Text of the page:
The U.S. intelligence community must invest in new technologies, capabilities and personnel, or face the possibility of a catastrophic failure with national implications, according to its director.
Unified military operations are leading to a redistribution of intelligence functions as the U.S. Defense Department transitions into a network-centric world. Sensors and shooters once belonged to the same family of operators. Now, sensing, analysis and dissemination of intelligence information are moving into a realm apart from the weapons delivery process.
Few things on Earth go unnoticed by the U.S. National Reconnaissance Office. So, when the landscape of national security changed in the 1990s, it saw the beginning of the end for a long-established corporate culture. The once highly secretive organization has since restructured itself by dramatically increasing its research and development efforts and aggressively enlisting services from the commercial sector. These changes reflect a general trend toward consolidating space-based observation assets within the intelligence community.
The U.S. Defense Department is seeking industry input on the design of the next generation of airborne signals intelligence systems. The joint effort, which involves the services, a defense agency and the Office of the Assistant Secretary of Defense for Command, Control, Communications and Intelligence, is known as the Joint Airborne Signals Intelligence Architecture Standards Working Group. It will build on past defense and industry successes to create the next version of the signals intelligence architecture document. The group is led by the National Security Agency and projects publication of version 2.0 in early 2002.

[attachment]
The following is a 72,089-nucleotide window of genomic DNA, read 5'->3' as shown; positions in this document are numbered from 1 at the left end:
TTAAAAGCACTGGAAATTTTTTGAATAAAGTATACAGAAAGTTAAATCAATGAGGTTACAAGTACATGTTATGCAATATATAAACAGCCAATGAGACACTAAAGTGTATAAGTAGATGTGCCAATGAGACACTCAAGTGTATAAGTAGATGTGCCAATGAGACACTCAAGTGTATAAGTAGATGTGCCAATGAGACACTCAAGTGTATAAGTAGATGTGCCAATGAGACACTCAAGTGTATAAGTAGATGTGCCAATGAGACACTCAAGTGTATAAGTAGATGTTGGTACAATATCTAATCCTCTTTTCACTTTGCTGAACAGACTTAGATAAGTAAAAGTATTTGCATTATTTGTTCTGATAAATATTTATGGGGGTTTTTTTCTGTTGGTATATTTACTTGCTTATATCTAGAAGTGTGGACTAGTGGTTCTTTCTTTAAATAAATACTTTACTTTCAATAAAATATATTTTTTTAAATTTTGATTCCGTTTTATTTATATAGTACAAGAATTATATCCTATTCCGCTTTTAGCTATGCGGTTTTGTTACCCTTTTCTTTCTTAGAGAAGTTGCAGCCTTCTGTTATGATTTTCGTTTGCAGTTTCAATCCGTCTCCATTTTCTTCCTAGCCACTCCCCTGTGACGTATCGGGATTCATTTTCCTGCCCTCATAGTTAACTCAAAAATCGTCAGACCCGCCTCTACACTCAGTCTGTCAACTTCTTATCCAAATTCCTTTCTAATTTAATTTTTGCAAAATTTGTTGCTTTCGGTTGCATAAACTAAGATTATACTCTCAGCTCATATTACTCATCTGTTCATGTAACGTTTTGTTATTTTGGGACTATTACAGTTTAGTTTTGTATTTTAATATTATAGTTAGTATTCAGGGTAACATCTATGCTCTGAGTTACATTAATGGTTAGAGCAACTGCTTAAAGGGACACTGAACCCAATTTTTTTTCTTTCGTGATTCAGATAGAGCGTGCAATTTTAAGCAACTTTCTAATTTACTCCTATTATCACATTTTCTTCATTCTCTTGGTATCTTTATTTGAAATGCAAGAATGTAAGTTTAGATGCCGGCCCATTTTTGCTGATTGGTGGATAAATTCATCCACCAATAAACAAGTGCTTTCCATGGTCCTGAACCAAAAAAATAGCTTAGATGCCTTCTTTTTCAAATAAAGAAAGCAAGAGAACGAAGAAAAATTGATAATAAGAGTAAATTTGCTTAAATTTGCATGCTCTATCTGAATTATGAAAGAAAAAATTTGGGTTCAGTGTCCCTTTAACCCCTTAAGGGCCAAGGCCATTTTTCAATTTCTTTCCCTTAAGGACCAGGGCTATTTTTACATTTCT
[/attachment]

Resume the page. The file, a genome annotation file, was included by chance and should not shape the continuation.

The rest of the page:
A fast-moving squad of government and industry computer security experts is preparing to swing into action. This computer-security-expert assist team is structured to support federal government agencies by providing ways to protect information technology systems and networks. The team's core will be industry members who are proficient in identifying and alleviating complex information system and infrastructure vulnerabilities.
Arms sales in Southeast Asia are returning to levels that existed prior to the region's 1997 financial crash. Procurement plans that had been frozen because of the economic turmoil have been reactivated as area nations seek to acquire items such as military aircraft, communications systems and warships. Although these purchases reflect steady improvement in a number of national economies, some countries remain gripped by fiscal and political crises.
Almost 50 years after the end of the Korean War, Korea remains one of the world's flash points-a place where the flames of the Cold War have yet to be fully extinguished. Although progress has been made during the recent North-South summit in Korea, North Korea still maintains one of the largest forward-deployed armies in the world. Its offensive posture, coupled with its recent development of ballistic missiles, lethal special operations forces and weapons of mass destruction, causes the Korean peninsula to be very volatile.
While various Internet consumer privacy protection bills steadily make their way through U.S. congressional committees, businesses are taking a stab at self-governance. The work is based on the premise that commercial relationships demand trust, and the best way to gain customers' trust is to assure consumers that the information they provide, both automatically and intentionally, will not be shared without their permission. However, unless Web site visitors read published privacy policies, they may not be aware of how much of their personal data can be shared or sold.